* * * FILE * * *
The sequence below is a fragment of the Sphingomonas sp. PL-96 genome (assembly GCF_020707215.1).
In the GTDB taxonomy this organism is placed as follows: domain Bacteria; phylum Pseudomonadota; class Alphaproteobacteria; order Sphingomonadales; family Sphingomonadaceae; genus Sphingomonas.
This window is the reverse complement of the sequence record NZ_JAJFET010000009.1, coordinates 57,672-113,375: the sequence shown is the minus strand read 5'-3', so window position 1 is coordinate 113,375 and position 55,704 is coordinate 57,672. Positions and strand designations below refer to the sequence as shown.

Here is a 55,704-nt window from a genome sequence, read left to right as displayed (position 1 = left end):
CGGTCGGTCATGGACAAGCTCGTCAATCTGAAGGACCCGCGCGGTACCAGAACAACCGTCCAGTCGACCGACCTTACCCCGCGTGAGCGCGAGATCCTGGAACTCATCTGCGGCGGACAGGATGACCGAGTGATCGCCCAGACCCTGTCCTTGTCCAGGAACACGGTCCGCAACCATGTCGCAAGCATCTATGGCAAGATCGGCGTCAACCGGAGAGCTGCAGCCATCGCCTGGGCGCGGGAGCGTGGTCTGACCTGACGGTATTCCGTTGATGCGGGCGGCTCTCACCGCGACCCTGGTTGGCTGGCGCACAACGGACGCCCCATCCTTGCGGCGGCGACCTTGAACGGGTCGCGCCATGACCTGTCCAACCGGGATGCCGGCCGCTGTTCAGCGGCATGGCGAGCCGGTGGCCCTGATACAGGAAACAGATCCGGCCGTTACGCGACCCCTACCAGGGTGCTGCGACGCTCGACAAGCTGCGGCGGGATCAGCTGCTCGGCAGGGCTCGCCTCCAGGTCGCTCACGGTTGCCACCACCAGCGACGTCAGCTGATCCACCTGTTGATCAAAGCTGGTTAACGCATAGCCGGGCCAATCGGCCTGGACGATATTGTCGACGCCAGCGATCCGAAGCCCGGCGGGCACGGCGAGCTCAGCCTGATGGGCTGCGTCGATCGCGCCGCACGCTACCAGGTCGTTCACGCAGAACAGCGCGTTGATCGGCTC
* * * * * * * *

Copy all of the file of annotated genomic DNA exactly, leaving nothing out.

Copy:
The sequence below is a fragment of the Sphingomonas sp. PL-96 genome (assembly GCF_020707215.1).
In the GTDB taxonomy this organism is placed as follows: domain Bacteria; phylum Pseudomonadota; class Alphaproteobacteria; order Sphingomonadales; family Sphingomonadaceae; genus Sphingomonas.
This window is the reverse complement of the sequence record NZ_JAJFET010000009.1, coordinates 57,672-113,375: the sequence shown is the minus strand read 5'-3', so window position 1 is coordinate 113,375 and position 55,704 is coordinate 57,672. Positions and strand designations below refer to the sequence as shown.

Here is a 55,704-nt window from a genome sequence, read left to right as displayed (position 1 = left end):
CGGTCGGTCATGGACAAGCTCGTCAATCTGAAGGACCCGCGCGGTACCAGAACAACCGTCCAGTCGACCGACCTTACCCCGCGTGAGCGCGAGATCCTGGAACTCATCTGCGGCGGACAGGATGACCGAGTGATCGCCCAGACCCTGTCCTTGTCCAGGAACACGGTCCGCAACCATGTCGCAAGCATCTATGGCAAGATCGGCGTCAACCGGAGAGCTGCAGCCATCGCCTGGGCGCGGGAGCGTGGTCTGACCTGACGGTATTCCGTTGATGCGGGCGGCTCTCACCGCGACCCTGGTTGGCTGGCGCACAACGGACGCCCCATCCTTGCGGCGGCGACCTTGAACGGGTCGCGCCATGACCTGTCCAACCGGGATGCCGGCCGCTGTTCAGCGGCATGGCGAGCCGGTGGCCCTGATACAGGAAACAGATCCGGCCGTTACGCGACCCCTACCAGGGTGCTGCGACGCTCGACAAGCTGCGGCGGGATCAGCTGCTCGGCAGGGCTCGCCTCCAGGTCGCTCACGGTTGCCACCACCAGCGACGTCAGCTGATCCACCTGTTGATCAAAGCTGGTTAACGCATAGCCGGGCCAATCGGCCTGGACGATATTGTCGACGCCAGCGATCCGAAGCCCGGCGGGCACGGCGAGCTCAGCCTGATGGGCTGCGTCGATCGCGCCGCACGCTACCAGGTCGTTCACGCAGAACAGCGCGTTGATCGGCTC